Doing the wrong things?
In my last piece, I noted dark clouds over the economy seen in worsening numbers on inflation, unemployment, and economic growth, among others. Some readers questioned my numbers, which are all official data published by the Philippine Statistics Authority and Bangko Sentral ng Pilipinas, and readily verifiable by anyone. Not surprisingly, I got my share of brickbats and foul language from online bashers with a misplaced notion that I was criticizing the incumbent President, whose fierce online defenders are quick to react to anything seen to be critical of their idol. Amusingly, bashers of the opposite persuasion have used similarly foul language in accusing me, over past columns, of currying favor with the same President. In this internet age, one can only take all these in stride.
Hopefully, the dark clouds I described are momentary and will blow away, and do not necessarily foretell a sustained downtrend of the kind we’ve seen before, following periods of boom. I ended that piece voicing concern that the economic momentum we’ve established and the resilience we exhibited amid past external shocks could be negated if we cause our own problems and insist on doing the wrong things to ourselves. I must explain what wrong things I was alluding to, and the right things we ought to be doing.
To his credit, President Duterte’s core economic team is worthy of our trust and confidence; they are seasoned technocrats and nonpoliticians for whom the common good defines sound policy. In particular, the secretaries of finance, socioeconomic planning, and budget and management lead departments traditionally described as “oversight agencies,” whose purview cuts across the various sectors of the Philippine economy and society. The Bangko Sentral governor completes this core team of top officials for whom all Filipinos comprise their constituency. Unlike them, other Cabinet secretaries have defined sectoral constituencies: workers, farmers, the socially disadvantaged, the energy sector, infrastructure, and so on. One can expect them to fight for their particular sector as if it were top priority in the overall scheme of things. But in a democratic society like ours, what must prevail at the end is the greatest good of the greatest number of Filipinos.
It is in this light that among the right things being pursued by the Duterte administration—or at least the core economic team thereof—is the comprehensive tax reform package proposed to our Congress by Finance Secretary Sonny Dominguez. It will correct a longstanding injustice to middle- and low-income taxpayers by reducing income tax rates to regional norms. It will do the same with income taxes on firms, making it more attractive to create even more jobs and further invigorate the domestic economy. It also proposes a well-studied way to recover revenues to be lost from such tax cuts, by updating excise taxes and narrowing value-added tax exemptions. Lawmakers support the income tax cuts, but not the revenue recovery measures they see as unpopular, even as finance officials have repeatedly demonstrated that the combination would yield a net win-win outcome. This Duterte tax reform package is critical to sustaining our economic momentum, but populist politicians threaten to do the wrong thing, and water it down as to render it counterproductive. The President can demonstrate strong leadership by supporting his core economic team and get his allies in Congress to do the right thing.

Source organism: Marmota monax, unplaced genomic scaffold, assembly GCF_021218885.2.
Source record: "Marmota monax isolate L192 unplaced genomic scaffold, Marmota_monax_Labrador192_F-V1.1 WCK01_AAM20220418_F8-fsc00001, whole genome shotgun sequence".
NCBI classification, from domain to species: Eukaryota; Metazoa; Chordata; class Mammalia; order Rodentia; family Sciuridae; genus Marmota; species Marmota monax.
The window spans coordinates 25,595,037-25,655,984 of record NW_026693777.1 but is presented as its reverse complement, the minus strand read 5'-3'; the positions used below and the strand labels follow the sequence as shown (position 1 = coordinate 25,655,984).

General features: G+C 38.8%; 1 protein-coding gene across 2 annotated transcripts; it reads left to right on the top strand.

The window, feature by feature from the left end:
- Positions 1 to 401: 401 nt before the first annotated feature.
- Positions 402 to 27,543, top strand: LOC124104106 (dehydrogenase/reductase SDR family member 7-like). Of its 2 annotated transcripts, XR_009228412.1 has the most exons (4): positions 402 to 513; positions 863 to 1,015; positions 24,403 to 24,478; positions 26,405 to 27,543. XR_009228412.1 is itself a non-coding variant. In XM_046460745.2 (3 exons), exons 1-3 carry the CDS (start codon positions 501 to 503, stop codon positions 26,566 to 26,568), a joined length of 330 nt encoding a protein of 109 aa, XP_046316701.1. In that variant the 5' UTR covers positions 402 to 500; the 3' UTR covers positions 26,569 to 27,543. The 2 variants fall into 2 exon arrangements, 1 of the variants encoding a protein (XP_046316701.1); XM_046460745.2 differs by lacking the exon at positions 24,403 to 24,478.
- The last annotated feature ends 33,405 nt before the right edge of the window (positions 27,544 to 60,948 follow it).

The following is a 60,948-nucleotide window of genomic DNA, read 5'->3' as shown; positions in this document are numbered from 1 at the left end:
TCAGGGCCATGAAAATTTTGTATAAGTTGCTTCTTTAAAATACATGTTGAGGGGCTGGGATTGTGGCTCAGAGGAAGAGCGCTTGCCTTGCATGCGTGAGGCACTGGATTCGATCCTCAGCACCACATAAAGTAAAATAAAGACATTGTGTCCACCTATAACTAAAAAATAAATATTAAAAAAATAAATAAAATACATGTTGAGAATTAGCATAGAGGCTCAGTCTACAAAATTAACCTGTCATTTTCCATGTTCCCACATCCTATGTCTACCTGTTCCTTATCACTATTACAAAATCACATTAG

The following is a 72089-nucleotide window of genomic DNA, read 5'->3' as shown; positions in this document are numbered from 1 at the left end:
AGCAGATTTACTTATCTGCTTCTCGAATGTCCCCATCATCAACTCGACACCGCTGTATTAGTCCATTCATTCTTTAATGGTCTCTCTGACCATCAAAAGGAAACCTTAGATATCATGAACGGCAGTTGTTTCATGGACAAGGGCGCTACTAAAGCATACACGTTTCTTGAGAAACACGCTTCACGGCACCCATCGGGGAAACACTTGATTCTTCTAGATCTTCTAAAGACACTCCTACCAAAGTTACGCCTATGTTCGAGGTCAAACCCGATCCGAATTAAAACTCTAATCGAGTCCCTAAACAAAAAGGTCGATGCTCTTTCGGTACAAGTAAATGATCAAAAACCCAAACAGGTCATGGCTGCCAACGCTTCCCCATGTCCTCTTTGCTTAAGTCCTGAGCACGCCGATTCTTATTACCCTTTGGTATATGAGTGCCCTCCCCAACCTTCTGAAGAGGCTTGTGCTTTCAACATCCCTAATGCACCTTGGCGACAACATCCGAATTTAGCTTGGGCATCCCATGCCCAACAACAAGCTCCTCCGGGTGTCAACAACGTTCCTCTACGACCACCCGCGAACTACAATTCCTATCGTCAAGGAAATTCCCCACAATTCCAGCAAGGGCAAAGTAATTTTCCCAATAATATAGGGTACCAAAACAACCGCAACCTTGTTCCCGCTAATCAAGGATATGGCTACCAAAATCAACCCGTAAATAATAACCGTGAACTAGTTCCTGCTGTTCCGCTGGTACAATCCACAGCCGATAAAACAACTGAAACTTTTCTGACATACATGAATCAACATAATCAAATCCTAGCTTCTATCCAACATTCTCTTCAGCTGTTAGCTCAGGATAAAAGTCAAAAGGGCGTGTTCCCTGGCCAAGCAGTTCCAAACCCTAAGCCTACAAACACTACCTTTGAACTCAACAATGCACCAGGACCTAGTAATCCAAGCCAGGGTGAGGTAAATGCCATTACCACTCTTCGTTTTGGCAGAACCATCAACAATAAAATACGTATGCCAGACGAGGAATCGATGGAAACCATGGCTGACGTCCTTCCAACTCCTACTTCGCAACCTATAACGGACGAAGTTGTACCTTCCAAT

There are other right directions that Mr. Duterte’s core economic team has set, but resistance by certain officials or politicians unable or unwilling to see the broader perspective threaten to set us back on the wrong track. These include easing persisting foreign investment restrictions, adopting less restrictive farm trade in combination with proper support to raise farm productivity and competitiveness, a balanced approach to subcontracting, and others. I can only pray that the President upholds his signified intention to leave the hard economic decisions to his experts (and support them in Congress as needed), and not be swayed into impulsive or populist actions that could do the nation harm in the long run.
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